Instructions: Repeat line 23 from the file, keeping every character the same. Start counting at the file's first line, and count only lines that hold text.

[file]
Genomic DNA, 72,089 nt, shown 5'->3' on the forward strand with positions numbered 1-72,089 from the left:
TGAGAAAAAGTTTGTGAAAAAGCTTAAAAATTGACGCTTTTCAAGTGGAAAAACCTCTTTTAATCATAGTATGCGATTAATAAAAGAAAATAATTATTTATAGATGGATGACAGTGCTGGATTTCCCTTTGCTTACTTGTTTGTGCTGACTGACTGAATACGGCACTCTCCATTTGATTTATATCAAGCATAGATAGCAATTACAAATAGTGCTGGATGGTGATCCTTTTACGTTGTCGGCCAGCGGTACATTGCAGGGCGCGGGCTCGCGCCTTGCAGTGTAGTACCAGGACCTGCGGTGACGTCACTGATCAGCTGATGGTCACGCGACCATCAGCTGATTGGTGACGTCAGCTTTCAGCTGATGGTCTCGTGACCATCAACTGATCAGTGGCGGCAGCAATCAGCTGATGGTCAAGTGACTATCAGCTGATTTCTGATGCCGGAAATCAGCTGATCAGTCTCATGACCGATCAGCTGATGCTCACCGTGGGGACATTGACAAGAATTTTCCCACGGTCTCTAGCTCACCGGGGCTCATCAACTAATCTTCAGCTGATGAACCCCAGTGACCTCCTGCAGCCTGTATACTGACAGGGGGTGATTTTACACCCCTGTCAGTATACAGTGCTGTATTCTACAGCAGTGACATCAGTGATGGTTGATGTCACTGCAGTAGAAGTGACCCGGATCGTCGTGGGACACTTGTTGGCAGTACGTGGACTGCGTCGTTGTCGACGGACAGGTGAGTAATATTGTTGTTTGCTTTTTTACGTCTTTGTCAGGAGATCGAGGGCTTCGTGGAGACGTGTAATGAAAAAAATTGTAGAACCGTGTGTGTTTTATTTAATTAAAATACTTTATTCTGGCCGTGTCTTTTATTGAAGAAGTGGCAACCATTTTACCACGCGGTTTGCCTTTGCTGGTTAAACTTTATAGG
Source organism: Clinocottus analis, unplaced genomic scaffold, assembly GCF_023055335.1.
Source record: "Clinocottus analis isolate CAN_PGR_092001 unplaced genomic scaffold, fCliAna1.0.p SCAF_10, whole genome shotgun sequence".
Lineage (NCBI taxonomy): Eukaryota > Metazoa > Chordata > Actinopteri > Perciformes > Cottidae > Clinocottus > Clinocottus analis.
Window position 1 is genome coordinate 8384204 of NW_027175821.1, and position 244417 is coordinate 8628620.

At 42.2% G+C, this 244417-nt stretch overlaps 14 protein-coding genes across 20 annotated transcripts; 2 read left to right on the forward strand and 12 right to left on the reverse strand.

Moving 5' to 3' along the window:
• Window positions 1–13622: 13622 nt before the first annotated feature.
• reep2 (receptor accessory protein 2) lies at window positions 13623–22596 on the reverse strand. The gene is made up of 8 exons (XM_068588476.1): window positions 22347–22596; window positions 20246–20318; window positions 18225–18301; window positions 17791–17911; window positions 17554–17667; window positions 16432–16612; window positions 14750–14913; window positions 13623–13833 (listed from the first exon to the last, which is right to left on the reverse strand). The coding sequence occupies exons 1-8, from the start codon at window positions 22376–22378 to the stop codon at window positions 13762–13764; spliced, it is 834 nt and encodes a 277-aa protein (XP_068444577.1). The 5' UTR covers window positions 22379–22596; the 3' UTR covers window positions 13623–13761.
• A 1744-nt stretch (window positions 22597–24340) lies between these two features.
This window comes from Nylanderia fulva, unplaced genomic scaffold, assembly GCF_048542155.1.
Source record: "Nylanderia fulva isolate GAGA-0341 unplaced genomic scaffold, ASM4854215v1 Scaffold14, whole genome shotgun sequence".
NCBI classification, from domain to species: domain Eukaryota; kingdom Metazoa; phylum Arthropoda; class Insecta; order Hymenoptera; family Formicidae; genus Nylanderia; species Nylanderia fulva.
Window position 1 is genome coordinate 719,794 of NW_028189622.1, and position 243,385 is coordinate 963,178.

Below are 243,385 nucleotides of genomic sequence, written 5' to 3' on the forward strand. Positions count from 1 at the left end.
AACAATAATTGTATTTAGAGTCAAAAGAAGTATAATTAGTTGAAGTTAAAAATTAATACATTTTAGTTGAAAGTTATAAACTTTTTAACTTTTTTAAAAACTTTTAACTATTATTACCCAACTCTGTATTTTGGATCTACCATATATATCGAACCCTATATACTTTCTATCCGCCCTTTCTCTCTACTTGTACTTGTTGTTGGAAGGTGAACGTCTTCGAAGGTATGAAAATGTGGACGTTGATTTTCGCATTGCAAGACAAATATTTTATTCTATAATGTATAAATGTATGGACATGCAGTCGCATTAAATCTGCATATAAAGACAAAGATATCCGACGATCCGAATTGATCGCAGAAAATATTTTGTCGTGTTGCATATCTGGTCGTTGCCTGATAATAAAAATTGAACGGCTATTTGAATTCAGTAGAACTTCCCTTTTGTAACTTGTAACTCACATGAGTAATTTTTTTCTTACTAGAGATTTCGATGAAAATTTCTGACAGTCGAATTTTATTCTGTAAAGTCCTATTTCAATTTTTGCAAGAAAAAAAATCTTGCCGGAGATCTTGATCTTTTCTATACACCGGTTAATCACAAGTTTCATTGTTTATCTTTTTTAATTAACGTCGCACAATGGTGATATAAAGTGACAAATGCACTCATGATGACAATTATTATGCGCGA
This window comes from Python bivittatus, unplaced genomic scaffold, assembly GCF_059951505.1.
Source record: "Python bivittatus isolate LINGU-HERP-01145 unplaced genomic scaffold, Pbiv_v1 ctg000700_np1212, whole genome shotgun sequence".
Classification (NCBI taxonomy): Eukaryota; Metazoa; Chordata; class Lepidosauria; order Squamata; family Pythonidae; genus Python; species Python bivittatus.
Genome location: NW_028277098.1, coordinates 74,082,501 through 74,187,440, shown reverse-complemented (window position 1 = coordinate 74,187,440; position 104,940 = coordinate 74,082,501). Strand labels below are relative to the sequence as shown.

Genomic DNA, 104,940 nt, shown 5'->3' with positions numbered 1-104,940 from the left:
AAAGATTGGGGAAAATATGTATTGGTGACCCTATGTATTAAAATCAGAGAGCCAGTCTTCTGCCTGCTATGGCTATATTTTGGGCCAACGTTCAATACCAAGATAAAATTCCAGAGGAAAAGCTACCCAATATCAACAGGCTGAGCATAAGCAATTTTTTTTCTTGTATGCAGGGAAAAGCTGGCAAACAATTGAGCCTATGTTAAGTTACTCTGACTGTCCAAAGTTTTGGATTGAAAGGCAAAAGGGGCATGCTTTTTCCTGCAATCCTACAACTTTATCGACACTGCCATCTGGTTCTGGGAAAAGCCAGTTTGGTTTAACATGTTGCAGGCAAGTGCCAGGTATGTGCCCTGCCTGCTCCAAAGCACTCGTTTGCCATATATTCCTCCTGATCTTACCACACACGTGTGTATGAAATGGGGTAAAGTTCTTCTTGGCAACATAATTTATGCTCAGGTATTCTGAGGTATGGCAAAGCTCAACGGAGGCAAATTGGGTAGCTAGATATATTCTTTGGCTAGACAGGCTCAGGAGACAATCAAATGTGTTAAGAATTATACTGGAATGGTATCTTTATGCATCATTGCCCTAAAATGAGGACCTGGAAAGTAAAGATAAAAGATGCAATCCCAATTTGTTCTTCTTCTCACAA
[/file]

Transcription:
AAAGATTGGGGAAAATATGTATTGGTGACCCTATGTATTAAAATCAGAGAGCCAGTCTTCTGCCTGCTATGGCTATATTTTGGGCCAACGTTCAATACCAAGATAAAATTCCAGAGGAAAAGCTACCCAATATCAACAGGCTGAGCATAAGCAATTTTTTTTCTTGTATGCAGGGAAAAGCTGGCAAACAATTGAGCCTATGTTAAGTTACTCTGACTGTCCAAAGTTTTGGATTGAAAGGCAAAAGGGGCATGCTTTTTCCTGCAATCCTACAACTTTATCGACACTGCCATCTGGTTCTGGGAAAAGCCAGTTTGGTTTAACATGTTGCAGGCAAGTGCCAGGTATGTGCCCTGCCTGCTCCAAAGCACTCGTTTGCCATATATTCCTCCTGATCTTACCACACACGTGTGTATGAAATGGGGTAAAGTTCTTCTTGGCAACATAATTTATGCTCAGGTATTCTGAGGTATGGCAAAGCTCAACGGAGGCAAATTGGGTAGCTAGATATATTCTTTGGCTAGACAGGCTCAGGAGACAATCAAATGTGTTAAGAATTATACTGGAATGGTATCTTTATGCATCATTGCCCTAAAATGAGGACCTGGAAAGTAAAGATAAAAGATGCAATCCCAATTTGTTCTTCTTCTCACAA